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Ana-Maria Dumitru

I applied for the Schwartz fellowship because I wanted to make a difference both at Geisel and in the surrounding community. One of the struggles with medical education is that the fast pace of coursework in the first two years and the transition to a largely clinical experience in the third and fourth years makes it difficult to develop long-term, sustainable volunteer programs. Students come in full of energy and enthusiasm, and they have all kinds of great ideas about ways to help out in the local community, but then in two years they are off to rotations.

What I hope to achieve through the Schwartz fellowship is to create a lasting infrastructure with which to better manage the turnover of leadership between classes and thereby foster an environment more conducive to active volunteering in a meaningful way. Ideally, by the time I graduate, I hope to see every Geisel student participate in some volunteer experience over their first two years, and I want to facilitate this process to maximize the opportunities available and minimize the logistics.

As part of my fellowship, I am working with the Good Neighbor Health Clinic (GNHC) to create more opportunities to get students involved—we are trying to add at least one more student-run clinic and also to have students volunteer at "First Fridays," which will be walk-in hours at GNHC once a month where people can stop by for a mini health screening, such as blood pressure and vision tests, and get connected with the right care for their needs. I am also trying to bring back Geisel Day of Caring, which is going to be April 13, 2013, and will be a day that encourages students, faculty, and staff to come together and volunteer with local service organizations. This is something I really want to become an annual event, so I'm trying to foster relationships with different organizations so that hopefully we can go back and work with them every year.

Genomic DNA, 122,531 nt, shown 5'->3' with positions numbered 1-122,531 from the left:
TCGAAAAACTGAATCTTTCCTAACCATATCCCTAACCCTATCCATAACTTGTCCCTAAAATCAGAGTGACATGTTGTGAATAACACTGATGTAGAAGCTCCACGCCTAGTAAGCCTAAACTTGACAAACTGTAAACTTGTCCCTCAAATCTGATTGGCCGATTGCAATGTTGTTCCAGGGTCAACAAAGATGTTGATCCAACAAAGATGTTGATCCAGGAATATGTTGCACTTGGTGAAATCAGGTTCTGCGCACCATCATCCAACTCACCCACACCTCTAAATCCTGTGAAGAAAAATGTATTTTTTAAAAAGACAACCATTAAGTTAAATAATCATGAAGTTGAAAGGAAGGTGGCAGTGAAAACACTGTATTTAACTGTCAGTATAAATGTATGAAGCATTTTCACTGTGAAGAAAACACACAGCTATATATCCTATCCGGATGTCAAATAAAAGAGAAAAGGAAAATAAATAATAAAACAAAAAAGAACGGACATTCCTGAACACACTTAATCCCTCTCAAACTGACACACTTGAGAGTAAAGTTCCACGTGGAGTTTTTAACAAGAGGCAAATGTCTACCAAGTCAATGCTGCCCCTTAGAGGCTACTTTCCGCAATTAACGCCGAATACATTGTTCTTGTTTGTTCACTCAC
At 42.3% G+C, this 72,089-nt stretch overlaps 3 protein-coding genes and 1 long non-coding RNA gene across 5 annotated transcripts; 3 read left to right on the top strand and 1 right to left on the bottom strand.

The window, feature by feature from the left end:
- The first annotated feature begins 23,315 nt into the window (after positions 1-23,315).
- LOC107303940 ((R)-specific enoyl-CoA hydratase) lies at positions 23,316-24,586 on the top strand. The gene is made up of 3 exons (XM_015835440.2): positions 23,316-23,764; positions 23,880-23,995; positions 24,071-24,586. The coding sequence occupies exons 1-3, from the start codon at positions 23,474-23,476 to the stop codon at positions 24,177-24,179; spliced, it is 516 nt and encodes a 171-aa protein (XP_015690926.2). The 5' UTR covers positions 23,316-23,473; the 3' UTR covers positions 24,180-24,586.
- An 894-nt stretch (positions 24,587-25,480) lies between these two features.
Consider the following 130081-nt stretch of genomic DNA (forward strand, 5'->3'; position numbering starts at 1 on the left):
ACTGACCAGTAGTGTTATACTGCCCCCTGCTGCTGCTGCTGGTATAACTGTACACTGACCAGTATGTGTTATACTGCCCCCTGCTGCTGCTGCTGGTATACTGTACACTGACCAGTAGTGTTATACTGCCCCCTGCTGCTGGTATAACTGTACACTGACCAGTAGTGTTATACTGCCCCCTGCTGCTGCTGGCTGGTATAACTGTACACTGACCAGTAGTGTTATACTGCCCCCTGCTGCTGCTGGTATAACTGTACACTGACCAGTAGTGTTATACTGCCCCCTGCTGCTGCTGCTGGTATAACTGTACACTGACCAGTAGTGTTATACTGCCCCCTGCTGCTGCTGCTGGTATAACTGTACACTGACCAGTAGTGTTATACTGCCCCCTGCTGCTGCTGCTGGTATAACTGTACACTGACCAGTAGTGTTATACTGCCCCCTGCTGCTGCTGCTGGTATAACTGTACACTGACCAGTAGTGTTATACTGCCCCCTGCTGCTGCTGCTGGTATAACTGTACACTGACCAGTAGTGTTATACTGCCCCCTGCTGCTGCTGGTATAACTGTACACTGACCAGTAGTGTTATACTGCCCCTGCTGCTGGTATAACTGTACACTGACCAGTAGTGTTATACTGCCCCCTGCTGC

The way I see it, we're all in medical school because we want to help others, but sometimes the best way to help isn't a prescription or a scientific answer. It's compassionate care, and one of the best ways to provide that kind of care is to practice serving others in a variety of different ways. I think this teaches us what textbooks can't convey.


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Geisel School of Medicine at DartmouthDartmouth-Hitchcock Medical CenterWhite River Junction VAMCNorris Cotton Cancer CenterDartmouth College